Jacqueline von Edelberg

Founder of Scratch Out Scratchers

A unicorn with a brain. A deep-rooted Chicago connector and rainmaker. A pie-in-the sky, free thinking builder-type who gets sh*t done.

Not easily pigeonholed: Jacqueline is a University of Chicago political science PhD/Fulbright professor turned social entrepreneur, who comes to challenges with an intellectual rigor, global perspective, and high-tolerance for white-knuckle moments. With two decades applying creative thinking to seemingly intractable real world challenges, she is nationally recognized for her work building coalitions, movements, and digital platforms that drive civic engagement and create systemic change.

“I’m obsessed with finding the unique combination of ingredients to make a community thrive.” Jacqueline says. “For kids, grownups, organizations, or even entire cities, the question remains eternal: What needs to be in place so that we feel loved, trusted, valued, safe or joyful? I’ve responded to this question as an academic, an artist, a writer, a social entrepreneur, a community organizer, a mom, a ‘nasty woman,’ and an unapologetic activist.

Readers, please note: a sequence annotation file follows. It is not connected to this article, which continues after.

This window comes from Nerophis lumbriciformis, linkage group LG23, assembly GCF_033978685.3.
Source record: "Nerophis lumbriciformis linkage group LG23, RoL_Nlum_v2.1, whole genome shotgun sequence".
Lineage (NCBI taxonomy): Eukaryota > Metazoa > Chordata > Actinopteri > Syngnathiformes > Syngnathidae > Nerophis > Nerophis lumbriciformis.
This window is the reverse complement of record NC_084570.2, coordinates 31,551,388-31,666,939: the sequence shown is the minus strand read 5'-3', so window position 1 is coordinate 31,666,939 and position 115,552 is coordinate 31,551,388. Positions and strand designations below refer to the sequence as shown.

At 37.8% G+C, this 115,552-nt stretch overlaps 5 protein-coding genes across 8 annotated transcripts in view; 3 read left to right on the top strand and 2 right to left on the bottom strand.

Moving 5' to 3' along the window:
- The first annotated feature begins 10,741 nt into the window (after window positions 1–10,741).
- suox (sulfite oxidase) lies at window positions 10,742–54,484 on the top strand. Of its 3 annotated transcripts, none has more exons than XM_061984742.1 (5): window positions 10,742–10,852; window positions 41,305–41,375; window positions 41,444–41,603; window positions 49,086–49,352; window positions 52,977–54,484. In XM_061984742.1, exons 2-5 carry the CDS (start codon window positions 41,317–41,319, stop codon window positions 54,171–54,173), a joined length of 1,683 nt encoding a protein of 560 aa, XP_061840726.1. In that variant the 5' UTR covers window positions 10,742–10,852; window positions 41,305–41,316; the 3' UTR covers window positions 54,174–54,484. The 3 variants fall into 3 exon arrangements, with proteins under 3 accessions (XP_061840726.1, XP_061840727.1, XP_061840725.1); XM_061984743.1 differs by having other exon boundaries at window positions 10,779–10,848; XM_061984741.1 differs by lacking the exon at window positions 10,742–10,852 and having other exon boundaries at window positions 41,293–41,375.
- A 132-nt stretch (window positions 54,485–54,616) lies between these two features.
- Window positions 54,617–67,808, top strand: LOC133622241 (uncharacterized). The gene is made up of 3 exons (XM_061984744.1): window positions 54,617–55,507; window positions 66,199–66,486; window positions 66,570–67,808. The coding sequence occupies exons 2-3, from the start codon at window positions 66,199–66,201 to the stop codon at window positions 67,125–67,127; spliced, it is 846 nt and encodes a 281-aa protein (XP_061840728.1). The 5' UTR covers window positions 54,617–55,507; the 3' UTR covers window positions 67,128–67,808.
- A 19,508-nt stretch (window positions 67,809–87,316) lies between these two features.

Whatever the lens, when creative minds come together in service of helping others, the result is inevitably more than the some of its parts. However, the endgame isn’t the point. The point is the process. Engagement is the only thing that matters. I’m passionate about delivering beauty, building a more just and sustainable planet, and creating a world that lives up to our ideals.”

Where did the idea for Scratch Out Scratchers come from?

Here’s the backstory behind Scratch Out Scratchers: I’ve spent two decades as an activist/artist/author/social entrepreneur working to drive systemic change. But when COVID hit, I found myself sheltering-in-place with my kiddos, feeling utterly powerless.

One day, as we watched our twin brother rescue kittens shred a cardboard scratcher, my daughter wondered aloud: Mama, I so wish we could scratch 2020. With that spark, our humble kitchen table business was born.